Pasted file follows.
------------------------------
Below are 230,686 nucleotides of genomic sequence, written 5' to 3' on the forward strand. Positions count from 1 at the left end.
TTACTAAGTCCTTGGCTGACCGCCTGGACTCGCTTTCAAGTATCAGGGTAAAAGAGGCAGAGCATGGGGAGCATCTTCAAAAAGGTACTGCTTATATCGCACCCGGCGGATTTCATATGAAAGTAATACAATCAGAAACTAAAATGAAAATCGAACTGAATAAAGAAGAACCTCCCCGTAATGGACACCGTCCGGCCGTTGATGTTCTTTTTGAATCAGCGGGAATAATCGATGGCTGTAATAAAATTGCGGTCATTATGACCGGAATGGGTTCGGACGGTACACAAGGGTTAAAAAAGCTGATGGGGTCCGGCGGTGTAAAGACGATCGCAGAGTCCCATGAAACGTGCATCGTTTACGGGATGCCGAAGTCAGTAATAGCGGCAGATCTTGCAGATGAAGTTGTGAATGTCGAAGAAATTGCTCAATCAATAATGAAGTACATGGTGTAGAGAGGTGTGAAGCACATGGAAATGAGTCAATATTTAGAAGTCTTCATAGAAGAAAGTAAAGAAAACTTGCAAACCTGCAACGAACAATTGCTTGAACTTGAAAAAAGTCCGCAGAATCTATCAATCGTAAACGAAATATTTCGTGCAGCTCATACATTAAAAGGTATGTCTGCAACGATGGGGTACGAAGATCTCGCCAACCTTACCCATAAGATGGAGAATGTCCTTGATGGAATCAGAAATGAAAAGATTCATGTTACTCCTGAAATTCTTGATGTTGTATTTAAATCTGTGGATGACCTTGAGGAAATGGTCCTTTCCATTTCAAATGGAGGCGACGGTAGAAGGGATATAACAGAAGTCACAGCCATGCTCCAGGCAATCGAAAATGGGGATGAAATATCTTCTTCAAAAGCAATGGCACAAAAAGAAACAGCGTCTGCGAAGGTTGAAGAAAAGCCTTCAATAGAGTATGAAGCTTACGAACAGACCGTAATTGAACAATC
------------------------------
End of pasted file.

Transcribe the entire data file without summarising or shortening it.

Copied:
Below are 230,686 nucleotides of genomic sequence, written 5' to 3' on the forward strand. Positions count from 1 at the left end.
TTACTAAGTCCTTGGCTGACCGCCTGGACTCGCTTTCAAGTATCAGGGTAAAAGAGGCAGAGCATGGGGAGCATCTTCAAAAAGGTACTGCTTATATCGCACCCGGCGGATTTCATATGAAAGTAATACAATCAGAAACTAAAATGAAAATCGAACTGAATAAAGAAGAACCTCCCCGTAATGGACACCGTCCGGCCGTTGATGTTCTTTTTGAATCAGCGGGAATAATCGATGGCTGTAATAAAATTGCGGTCATTATGACCGGAATGGGTTCGGACGGTACACAAGGGTTAAAAAAGCTGATGGGGTCCGGCGGTGTAAAGACGATCGCAGAGTCCCATGAAACGTGCATCGTTTACGGGATGCCGAAGTCAGTAATAGCGGCAGATCTTGCAGATGAAGTTGTGAATGTCGAAGAAATTGCTCAATCAATAATGAAGTACATGGTGTAGAGAGGTGTGAAGCACATGGAAATGAGTCAATATTTAGAAGTCTTCATAGAAGAAAGTAAAGAAAACTTGCAAACCTGCAACGAACAATTGCTTGAACTTGAAAAAAGTCCGCAGAATCTATCAATCGTAAACGAAATATTTCGTGCAGCTCATACATTAAAAGGTATGTCTGCAACGATGGGGTACGAAGATCTCGCCAACCTTACCCATAAGATGGAGAATGTCCTTGATGGAATCAGAAATGAAAAGATTCATGTTACTCCTGAAATTCTTGATGTTGTATTTAAATCTGTGGATGACCTTGAGGAAATGGTCCTTTCCATTTCAAATGGAGGCGACGGTAGAAGGGATATAACAGAAGTCACAGCCATGCTCCAGGCAATCGAAAATGGGGATGAAATATCTTCTTCAAAAGCAATGGCACAAAAAGAAACAGCGTCTGCGAAGGTTGAAGAAAAGCCTTCAATAGAGTATGAAGCTTACGAACAGACCGTAATTGAACAATC